they took the deceased to the Government Head  Quarters  Hospital,  Nellore.
Being informed about the incident, the police immediately reached the  scene
of incident where they found injured PW-1 who had returned to the  scene  of
occurrence  and  took  him  to  the  hospital,  where  Md.  Kareemula,  Head
Constable, PW-20, recorded the statement  of  PW-1,  Ex.  P-1,  and  it  was
handed over to G. Srinivasa Rao, Sub-Inspector of Police, PW-21.   Based  on
the statement, Crime No. 57 of 1996 U/s. 147, 148, 324, 307 r/w 149 IPC  was
registered and the investigation commenced.  The deceased  was  subsequently
shifted to Apollo Hospital, Madras for better treatment.  Meanwhile  the  II
Additional Judicial First Class Magistrate,  Nellore,  PW-18,  recorded  the
dying declaration of the deceased at  the  General  Head  Quarter  Hospital,
which has been brought on record as Ex. P-13. On 15.05.1996, PW-21,  visited
the scene of offence, prepared the panchanama, Ex. P-7,  the  rough  sketch,
Ex. P-18, and recorded statements of PWs 1, 2, 3, 5, 6,  8,  12,  17.  After
the receipt of intimation of death of the deceased on 18.05.1996, there  was
alteration of the offence to Section  302  IPC  and  the  investigation  was
taken over by K. Veera Reddy, PW-22, the Inspector of  police,  who  visited
the Apollo hospital, Madras and held inquest  over  the  dead  body  of  the
deceased in presence of G. Pulla Reddy, PW-18, and  sent  a  requisition  to
Dr. C. Manohar, PW-19, Assistant Professor,  Forensic  Medicine  at  Kilbank
Medical College, Chennai for postmortem  examination  who  carried  out  the
autopsy over the dead body of the deceased on  18.05.1996  and  opined  vide
Ex.16, the postmortem report, that the cause of death was  due  to  multiple
stab injuries.  PW-22, the Investigating Officer, arrested A-2  to  A-7  and
A9 on 28.05.1996 and at the instance of the arrested  persons,  except  A-9,
the investigating agency recovered four knives and two  iron  rods.    After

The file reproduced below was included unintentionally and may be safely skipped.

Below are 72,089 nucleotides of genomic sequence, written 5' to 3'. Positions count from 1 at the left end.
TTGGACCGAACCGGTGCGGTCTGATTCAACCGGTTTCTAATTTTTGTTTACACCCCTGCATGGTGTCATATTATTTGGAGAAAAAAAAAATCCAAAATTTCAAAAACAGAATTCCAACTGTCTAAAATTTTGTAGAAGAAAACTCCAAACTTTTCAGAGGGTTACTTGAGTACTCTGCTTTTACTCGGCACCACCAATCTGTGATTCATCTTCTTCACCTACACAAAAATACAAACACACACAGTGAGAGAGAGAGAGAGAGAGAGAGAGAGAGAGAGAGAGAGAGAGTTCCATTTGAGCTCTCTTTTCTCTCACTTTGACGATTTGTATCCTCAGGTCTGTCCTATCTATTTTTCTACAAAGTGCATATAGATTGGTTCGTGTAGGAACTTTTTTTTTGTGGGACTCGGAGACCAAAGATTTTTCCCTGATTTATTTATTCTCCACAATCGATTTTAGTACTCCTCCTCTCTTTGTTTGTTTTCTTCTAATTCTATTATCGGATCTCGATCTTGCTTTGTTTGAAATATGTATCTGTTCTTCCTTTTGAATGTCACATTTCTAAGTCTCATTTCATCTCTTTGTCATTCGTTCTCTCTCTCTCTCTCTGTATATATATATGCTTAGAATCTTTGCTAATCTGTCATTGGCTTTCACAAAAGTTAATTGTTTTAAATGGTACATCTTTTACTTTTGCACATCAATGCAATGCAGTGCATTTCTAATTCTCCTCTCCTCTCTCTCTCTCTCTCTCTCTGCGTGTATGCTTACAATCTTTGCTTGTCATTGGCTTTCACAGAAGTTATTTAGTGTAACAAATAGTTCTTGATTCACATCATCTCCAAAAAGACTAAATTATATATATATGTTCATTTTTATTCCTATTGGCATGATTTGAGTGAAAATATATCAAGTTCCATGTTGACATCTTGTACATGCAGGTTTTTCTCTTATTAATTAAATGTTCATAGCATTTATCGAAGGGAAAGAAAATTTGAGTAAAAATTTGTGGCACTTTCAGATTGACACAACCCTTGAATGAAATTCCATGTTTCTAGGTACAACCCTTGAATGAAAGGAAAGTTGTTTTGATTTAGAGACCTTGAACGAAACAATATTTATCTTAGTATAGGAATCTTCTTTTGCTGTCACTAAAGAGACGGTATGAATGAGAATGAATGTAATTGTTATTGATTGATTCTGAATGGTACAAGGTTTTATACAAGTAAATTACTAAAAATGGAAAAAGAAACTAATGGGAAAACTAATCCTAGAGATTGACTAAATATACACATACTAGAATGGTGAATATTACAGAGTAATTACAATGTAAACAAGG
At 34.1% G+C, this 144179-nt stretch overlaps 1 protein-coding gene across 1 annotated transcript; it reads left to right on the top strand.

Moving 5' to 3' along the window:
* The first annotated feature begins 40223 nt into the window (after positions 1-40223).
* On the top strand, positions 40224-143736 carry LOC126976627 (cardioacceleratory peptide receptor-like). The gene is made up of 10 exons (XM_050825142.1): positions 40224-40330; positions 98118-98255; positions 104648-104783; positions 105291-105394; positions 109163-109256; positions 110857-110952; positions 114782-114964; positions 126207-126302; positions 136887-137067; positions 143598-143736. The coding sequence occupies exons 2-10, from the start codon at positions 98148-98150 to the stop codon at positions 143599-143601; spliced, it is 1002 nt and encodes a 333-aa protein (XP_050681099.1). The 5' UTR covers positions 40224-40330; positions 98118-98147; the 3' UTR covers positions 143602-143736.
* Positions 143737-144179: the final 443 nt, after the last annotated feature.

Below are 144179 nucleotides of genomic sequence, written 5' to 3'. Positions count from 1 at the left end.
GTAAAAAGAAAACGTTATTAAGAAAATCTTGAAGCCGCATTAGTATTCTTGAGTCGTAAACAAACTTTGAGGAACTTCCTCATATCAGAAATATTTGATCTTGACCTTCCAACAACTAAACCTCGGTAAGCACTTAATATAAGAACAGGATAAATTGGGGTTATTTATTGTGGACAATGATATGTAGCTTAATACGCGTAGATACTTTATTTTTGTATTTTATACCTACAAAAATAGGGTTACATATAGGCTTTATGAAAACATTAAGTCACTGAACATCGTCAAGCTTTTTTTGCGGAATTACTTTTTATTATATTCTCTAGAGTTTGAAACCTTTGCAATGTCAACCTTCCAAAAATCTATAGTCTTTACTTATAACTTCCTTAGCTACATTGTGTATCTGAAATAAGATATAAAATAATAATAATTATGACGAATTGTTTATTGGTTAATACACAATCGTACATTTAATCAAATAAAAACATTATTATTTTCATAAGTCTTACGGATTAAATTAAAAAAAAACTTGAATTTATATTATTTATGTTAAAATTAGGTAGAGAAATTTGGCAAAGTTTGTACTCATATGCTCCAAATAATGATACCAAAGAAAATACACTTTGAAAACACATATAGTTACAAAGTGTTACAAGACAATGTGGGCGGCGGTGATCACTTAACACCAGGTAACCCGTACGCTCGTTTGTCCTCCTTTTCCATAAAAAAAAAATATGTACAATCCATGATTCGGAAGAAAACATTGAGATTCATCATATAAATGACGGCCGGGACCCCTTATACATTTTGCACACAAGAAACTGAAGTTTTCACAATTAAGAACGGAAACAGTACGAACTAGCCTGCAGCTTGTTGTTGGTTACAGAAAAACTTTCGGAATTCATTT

completion of the investigation,  the  chargesheet  was  placed  before  the
competent court and eventually the matter was tried  by  learned  Additional
Sessions Judge.  The accused persons took the plea of false implication  and
the A-1, additionally took the plea of alibi.
5.     The  principal  witnesses  are,  Pamula  Ramanaiah,  PW-1,  Pantrangi
Venkateswarlu, PW-2,  Ragutu  Sreenivasulu,  PW-3,  II  Additional  Judicial
First Class Magistrate, Nellore, PW-18, and  Dr.  C.  Manohar,  PW-19.   The
defence in support of its plea, examined 7  witnesses  i.e.  DW-1  to  DW-7.
The learned trial Judge, after appreciating the entire evidence,  both  oral
and documentary, on record, especially the evidence of  PW-1  to  PW-3,  and
the dying declaration, Ex.P-13, convicted A-1 to A-5 and A-7 to A-9 for  the
offences punishable under Sections 148 and 302  IPC  for  causing  death  of
deceased  Patrangi  Ramanaiah,  convicted  A-2  to  A-4  for   the   offence
punishable under Section 324 IPC and A5 for the  offences  punishable  under
Sections 324 read with 149 IPC for causing injuries to PW-1.
6.    Being aggrieved by the judgment of the trial Court,  all  the  accused
persons preferred Criminal Appeal no. 517 of 2005 wherein  the  High  Court,
after re-appreciating the evidence in entirety, affirmed the conviction  and
sentence passed by the trial court in respect of the present appellants  and
partly allowed the appeal thereby acquitting A4, A8 and A9 giving  them  the
benefit of doubt.
7.    We have heard  Mr.  Nagendra  Rai,  learned  senior  counsel  for  the
appellants and Ms. June Chaudhary, learned senior counsel for the State.
8.    Criticizing the  judgment  of  conviction,  it  is  submitted  by  Mr.
Nagendra Rai, learned senior counsel for the appellants  that  the  evidence